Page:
Six years ago, I began my journey into academic leadership when I became an “area” or department chair in the School of Music at Western Michigan University. At the same time, I had the opportunity to join a year-long, university-wide leadership training program. I became so interested in the topics we discussed and the readings we completed that I followed up on that experience by taking some formal coursework in higher education administration and leadership. As I took those courses, I kept turning to literature and media culture for insights, which is in keeping with my personal vision of the humanities as a repository of collective memories and wisdom, an ongoing conversation about both the abstract and the highly practical. Now, years later, I’m taking some time to do what I did not have time to do back then: share a few thoughts about leadership and change through the lens of some personally beloved literature and media.

In this first blog around the topic of leadership and literature, I’m going to focus on “CHANGE.” Yes, I know that can be a terrifying word. It has often been for me as well. In the past few years, however, I’ve challenged myself to re-assess my desire for stasis and to re-imagine “change” as a deep, moral commitment to constantly try to improve processes and products to better meet other people’s needs.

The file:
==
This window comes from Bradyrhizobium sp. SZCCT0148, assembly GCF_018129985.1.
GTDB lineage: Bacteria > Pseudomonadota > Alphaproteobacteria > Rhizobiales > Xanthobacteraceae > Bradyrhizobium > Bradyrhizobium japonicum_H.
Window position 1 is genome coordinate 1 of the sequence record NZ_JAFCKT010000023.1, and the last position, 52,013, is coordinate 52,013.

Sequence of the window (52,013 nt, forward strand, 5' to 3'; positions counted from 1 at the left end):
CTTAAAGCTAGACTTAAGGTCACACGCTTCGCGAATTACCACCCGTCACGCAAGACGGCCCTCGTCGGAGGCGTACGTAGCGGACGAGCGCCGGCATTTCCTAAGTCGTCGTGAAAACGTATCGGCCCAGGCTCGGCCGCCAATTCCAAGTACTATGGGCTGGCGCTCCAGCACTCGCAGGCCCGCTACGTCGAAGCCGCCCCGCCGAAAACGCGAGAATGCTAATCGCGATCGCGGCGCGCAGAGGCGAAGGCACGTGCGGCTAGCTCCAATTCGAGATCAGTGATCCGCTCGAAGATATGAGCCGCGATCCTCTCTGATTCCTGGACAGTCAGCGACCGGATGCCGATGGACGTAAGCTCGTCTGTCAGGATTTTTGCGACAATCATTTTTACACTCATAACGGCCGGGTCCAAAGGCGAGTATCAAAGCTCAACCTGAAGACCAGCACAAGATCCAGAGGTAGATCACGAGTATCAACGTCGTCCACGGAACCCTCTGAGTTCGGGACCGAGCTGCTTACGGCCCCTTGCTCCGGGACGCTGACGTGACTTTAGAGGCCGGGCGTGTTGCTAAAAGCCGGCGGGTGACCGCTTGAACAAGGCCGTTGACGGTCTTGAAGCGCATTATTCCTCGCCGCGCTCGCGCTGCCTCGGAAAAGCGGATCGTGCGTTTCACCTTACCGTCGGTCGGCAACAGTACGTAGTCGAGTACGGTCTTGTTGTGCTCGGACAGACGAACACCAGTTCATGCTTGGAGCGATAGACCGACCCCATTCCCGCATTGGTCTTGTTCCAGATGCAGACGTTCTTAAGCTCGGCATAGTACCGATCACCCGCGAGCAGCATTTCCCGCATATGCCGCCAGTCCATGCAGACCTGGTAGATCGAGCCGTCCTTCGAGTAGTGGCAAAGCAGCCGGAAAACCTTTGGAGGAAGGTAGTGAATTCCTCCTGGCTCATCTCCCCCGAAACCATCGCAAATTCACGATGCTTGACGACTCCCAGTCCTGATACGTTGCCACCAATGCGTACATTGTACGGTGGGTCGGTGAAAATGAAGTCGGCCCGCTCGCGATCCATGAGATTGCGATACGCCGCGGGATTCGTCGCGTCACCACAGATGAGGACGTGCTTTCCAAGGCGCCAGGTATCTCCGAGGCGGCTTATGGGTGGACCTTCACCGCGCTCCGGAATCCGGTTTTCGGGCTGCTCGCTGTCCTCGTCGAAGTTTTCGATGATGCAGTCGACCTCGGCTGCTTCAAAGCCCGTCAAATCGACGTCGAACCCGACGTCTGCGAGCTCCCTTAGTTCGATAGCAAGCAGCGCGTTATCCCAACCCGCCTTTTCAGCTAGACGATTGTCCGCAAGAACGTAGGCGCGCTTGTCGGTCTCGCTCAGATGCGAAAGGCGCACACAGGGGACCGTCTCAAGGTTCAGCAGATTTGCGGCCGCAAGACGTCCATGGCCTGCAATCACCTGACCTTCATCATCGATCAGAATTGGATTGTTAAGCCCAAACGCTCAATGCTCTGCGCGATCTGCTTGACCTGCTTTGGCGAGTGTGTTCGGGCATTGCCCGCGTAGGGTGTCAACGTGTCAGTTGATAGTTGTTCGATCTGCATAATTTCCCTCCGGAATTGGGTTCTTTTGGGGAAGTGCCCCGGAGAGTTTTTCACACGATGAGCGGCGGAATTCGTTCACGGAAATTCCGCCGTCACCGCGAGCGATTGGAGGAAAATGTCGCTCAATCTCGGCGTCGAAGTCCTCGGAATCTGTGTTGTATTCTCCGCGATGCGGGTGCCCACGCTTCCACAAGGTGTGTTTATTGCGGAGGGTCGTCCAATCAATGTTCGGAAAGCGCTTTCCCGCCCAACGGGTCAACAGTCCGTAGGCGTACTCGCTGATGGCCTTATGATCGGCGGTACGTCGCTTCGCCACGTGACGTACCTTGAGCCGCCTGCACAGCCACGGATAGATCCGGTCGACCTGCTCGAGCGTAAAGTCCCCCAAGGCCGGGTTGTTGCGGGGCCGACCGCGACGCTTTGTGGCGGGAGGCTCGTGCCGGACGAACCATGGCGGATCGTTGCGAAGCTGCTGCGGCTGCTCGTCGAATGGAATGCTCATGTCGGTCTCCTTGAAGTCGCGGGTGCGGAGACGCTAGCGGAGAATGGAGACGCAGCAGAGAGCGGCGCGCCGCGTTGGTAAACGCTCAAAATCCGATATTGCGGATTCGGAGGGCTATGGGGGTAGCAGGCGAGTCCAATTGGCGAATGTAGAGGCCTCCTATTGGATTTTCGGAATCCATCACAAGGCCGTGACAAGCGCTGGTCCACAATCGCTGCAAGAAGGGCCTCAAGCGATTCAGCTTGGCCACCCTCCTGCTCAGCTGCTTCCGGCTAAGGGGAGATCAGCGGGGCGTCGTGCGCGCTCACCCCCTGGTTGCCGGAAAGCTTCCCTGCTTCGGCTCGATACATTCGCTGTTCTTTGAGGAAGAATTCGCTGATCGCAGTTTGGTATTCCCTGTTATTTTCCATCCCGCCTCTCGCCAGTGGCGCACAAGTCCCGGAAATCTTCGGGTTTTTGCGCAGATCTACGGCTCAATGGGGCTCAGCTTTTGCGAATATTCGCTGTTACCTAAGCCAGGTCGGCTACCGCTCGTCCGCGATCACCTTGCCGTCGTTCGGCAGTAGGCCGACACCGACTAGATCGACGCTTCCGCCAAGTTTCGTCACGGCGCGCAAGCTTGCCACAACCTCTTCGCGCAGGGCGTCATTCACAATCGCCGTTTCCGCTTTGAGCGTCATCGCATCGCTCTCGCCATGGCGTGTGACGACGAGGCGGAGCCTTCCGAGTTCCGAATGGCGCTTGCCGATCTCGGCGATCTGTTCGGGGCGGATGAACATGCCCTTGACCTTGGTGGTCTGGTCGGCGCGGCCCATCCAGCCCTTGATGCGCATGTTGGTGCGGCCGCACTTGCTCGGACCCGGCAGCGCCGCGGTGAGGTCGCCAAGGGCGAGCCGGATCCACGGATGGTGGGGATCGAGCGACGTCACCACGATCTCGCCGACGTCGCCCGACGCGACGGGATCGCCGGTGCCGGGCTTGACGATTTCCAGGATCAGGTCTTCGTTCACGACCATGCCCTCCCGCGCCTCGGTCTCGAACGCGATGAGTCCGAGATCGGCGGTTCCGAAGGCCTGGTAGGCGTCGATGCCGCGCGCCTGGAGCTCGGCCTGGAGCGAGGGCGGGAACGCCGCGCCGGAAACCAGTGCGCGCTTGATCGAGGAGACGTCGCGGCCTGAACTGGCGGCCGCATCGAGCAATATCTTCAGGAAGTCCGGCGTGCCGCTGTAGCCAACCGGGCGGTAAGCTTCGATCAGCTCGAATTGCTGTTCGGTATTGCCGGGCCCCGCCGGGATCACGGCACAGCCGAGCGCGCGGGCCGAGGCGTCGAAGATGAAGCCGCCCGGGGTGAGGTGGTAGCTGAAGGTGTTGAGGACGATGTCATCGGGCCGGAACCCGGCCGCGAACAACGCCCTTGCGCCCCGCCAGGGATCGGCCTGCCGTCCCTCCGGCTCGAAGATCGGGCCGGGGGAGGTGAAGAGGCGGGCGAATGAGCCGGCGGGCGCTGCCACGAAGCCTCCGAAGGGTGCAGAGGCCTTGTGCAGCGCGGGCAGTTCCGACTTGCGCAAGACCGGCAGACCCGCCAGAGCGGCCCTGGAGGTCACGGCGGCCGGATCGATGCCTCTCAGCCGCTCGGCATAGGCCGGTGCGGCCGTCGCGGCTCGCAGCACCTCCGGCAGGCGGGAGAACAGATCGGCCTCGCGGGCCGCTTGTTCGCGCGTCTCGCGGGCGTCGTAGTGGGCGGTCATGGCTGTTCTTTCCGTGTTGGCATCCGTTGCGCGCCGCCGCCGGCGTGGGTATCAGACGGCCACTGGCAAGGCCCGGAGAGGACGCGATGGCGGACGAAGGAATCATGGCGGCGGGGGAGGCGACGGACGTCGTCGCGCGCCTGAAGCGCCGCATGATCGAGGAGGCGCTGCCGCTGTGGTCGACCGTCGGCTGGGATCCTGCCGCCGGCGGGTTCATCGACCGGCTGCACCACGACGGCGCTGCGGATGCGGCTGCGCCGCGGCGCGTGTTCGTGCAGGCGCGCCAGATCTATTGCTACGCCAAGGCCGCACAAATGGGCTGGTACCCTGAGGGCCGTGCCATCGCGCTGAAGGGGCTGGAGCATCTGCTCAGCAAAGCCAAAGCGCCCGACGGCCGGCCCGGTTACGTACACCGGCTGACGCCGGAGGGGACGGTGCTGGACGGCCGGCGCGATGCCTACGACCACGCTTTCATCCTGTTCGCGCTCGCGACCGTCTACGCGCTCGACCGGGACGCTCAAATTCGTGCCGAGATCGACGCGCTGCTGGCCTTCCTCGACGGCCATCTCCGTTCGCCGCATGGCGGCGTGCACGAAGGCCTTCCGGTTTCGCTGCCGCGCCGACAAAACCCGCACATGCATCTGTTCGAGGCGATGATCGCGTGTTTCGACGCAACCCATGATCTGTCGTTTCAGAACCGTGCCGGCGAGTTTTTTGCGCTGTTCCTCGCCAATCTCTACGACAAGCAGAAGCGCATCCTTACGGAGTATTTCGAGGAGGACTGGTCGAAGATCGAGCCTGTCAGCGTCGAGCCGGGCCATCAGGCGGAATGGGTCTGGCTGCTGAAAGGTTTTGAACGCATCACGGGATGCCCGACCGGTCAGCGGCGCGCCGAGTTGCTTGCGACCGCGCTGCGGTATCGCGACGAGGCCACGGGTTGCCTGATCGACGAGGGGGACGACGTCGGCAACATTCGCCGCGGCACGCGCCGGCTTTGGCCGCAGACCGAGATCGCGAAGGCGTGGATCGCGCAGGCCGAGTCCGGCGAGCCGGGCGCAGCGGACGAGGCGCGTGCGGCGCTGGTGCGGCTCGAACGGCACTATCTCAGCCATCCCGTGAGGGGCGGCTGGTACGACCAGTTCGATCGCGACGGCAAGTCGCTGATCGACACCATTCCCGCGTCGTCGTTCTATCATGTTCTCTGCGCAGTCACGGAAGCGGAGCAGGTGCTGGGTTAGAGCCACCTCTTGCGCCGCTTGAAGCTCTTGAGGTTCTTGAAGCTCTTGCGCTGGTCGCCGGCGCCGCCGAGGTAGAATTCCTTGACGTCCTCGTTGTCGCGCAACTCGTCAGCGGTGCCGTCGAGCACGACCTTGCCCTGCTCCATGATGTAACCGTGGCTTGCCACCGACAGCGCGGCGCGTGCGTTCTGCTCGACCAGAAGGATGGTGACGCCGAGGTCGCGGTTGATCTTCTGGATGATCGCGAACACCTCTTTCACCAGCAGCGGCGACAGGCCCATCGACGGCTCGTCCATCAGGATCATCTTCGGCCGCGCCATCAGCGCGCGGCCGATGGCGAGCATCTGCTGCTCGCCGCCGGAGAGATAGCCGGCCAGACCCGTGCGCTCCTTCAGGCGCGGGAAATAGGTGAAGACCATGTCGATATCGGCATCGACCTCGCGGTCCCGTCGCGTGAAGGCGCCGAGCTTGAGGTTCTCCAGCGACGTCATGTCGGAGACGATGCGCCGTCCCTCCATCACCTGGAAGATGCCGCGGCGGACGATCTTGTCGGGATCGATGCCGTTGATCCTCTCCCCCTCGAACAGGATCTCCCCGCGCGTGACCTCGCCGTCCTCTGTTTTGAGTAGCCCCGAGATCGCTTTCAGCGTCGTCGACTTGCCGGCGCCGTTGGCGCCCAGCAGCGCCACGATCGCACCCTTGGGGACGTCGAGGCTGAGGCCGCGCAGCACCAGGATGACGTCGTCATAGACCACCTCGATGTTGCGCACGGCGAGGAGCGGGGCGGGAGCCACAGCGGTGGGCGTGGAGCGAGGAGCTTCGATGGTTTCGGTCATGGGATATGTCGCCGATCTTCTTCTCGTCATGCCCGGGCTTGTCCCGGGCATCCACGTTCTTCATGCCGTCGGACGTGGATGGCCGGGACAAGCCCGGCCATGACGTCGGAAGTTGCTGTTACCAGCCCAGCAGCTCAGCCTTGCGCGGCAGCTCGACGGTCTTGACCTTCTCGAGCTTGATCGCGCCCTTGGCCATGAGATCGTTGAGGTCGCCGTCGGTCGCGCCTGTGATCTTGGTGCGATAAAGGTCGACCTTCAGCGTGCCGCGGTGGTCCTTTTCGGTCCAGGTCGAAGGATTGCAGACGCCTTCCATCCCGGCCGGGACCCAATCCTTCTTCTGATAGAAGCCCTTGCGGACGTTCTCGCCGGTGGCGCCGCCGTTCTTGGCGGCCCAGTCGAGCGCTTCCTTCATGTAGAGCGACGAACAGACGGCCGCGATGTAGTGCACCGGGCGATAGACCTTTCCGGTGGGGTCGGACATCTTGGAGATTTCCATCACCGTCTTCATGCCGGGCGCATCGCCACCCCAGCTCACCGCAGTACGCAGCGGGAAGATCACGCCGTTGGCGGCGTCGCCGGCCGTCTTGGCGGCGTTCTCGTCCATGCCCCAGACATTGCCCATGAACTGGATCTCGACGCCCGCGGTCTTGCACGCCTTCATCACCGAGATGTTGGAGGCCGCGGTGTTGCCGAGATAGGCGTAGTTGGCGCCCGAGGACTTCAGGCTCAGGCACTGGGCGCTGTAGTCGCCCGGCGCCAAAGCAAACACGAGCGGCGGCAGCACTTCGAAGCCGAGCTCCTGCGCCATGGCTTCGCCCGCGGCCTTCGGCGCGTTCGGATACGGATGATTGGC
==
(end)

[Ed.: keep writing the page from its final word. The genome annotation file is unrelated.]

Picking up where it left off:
For example, Northouse (2010) writes that change does not need to be “disruptive”; it can mean improving existing functions (p. 48). Rost (1993) notes that change should be linked to meeting people’s real needs (p. 113). Senge (1990) argues that small, incremental changes can be the “leverage” needed to start to transform entire systems (p. 64). These authors helped me gain a new vision of what “change” could mean in higher education (and other organizations generally).

Faculty members are humans, and like so many other humans, some react negatively to proposed change because it threatens their sense of identity, status, or “turf.” Change can also seem to threaten the integrity of academic disciplines. Change is less threatening, however, when academic disciplines are understood to be tools that can be used to solve problems that are important to individual students and to society more broadly rather than as sacrosanct bodies of processes and tightly guarded and bounded collections of knowledge.

I have come to believe that if faculty members were given more time and resources so that they really could continually grow as scholars and teachers, many (though not necessarily all) of the problems that we try to solve with endless committee meetings about curricula, scheduling, technology, and policy would be eliminated.